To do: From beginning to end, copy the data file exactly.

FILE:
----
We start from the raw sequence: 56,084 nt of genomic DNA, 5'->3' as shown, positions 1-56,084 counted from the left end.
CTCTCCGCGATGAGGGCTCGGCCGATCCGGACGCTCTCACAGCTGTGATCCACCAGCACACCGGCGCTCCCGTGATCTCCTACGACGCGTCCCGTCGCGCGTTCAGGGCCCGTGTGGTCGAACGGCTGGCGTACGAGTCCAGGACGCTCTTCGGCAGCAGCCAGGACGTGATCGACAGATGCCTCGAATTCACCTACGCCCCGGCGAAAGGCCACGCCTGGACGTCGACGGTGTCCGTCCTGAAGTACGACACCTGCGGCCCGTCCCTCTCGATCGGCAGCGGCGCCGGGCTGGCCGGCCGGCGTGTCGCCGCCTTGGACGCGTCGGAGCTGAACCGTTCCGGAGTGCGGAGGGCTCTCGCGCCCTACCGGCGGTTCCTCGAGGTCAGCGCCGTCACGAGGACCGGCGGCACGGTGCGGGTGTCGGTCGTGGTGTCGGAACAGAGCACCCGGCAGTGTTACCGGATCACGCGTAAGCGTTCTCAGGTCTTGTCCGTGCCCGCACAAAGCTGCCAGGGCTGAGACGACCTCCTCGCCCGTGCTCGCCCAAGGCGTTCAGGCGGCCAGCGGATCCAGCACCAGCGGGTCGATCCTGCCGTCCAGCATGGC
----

We start from the raw sequence: 56,084 nt of genomic DNA, 5'->3' as shown, positions 1-56,084 counted from the left end.
CTCTCCGCGATGAGGGCTCGGCCGATCCGGACGCTCTCACAGCTGTGATCCACCAGCACACCGGCGCTCCCGTGATCTCCTACGACGCGTCCCGTCGCGCGTTCAGGGCCCGTGTGGTCGAACGGCTGGCGTACGAGTCCAGGACGCTCTTCGGCAGCAGCCAGGACGTGATCGACAGATGCCTCGAATTCACCTACGCCCCGGCGAAAGGCCACGCCTGGACGTCGACGGTGTCCGTCCTGAAGTACGACACCTGCGGCCCGTCCCTCTCGATCGGCAGCGGCGCCGGGCTGGCCGGCCGGCGTGTCGCCGCCTTGGACGCGTCGGAGCTGAACCGTTCCGGAGTGCGGAGGGCTCTCGCGCCCTACCGGCGGTTCCTCGAGGTCAGCGCCGTCACGAGGACCGGCGGCACGGTGCGGGTGTCGGTCGTGGTGTCGGAACAGAGCACCCGGCAGTGTTACCGGATCACGCGTAAGCGTTCTCAGGTCTTGTCCGTGCCCGCACAAAGCTGCCAGGGCTGAGACGACCTCCTCGCCCGTGCTCGCCCAAGGCGTTCAGGCGGCCAGCGGATCCAGCACCAGCGGGTCGATCCTGCCGTCCAGCATGGC